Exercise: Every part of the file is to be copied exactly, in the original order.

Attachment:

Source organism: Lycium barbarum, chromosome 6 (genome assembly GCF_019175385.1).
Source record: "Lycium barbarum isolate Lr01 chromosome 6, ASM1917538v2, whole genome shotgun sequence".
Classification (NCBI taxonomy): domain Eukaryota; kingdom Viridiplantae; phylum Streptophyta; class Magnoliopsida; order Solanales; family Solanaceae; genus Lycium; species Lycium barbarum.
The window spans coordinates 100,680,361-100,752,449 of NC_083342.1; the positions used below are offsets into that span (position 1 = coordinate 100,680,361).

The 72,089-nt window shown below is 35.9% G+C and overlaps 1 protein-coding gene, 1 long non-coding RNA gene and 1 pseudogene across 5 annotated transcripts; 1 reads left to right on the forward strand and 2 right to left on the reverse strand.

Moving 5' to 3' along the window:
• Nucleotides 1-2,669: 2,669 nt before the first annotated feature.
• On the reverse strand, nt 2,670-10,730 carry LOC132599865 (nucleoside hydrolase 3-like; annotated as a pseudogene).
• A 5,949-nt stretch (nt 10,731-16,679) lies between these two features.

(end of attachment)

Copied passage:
Source organism: Lycium barbarum, chromosome 6 (genome assembly GCF_019175385.1).
Source record: "Lycium barbarum isolate Lr01 chromosome 6, ASM1917538v2, whole genome shotgun sequence".
Classification (NCBI taxonomy): domain Eukaryota; kingdom Viridiplantae; phylum Streptophyta; class Magnoliopsida; order Solanales; family Solanaceae; genus Lycium; species Lycium barbarum.
The window spans coordinates 100,680,361-100,752,449 of NC_083342.1; the positions used below are offsets into that span (position 1 = coordinate 100,680,361).

The 72,089-nt window shown below is 35.9% G+C and overlaps 1 protein-coding gene, 1 long non-coding RNA gene and 1 pseudogene across 5 annotated transcripts; 1 reads left to right on the forward strand and 2 right to left on the reverse strand.

Moving 5' to 3' along the window:
• Nucleotides 1-2,669: 2,669 nt before the first annotated feature.
• On the reverse strand, nt 2,670-10,730 carry LOC132599865 (nucleoside hydrolase 3-like; annotated as a pseudogene).
• A 5,949-nt stretch (nt 10,731-16,679) lies between these two features.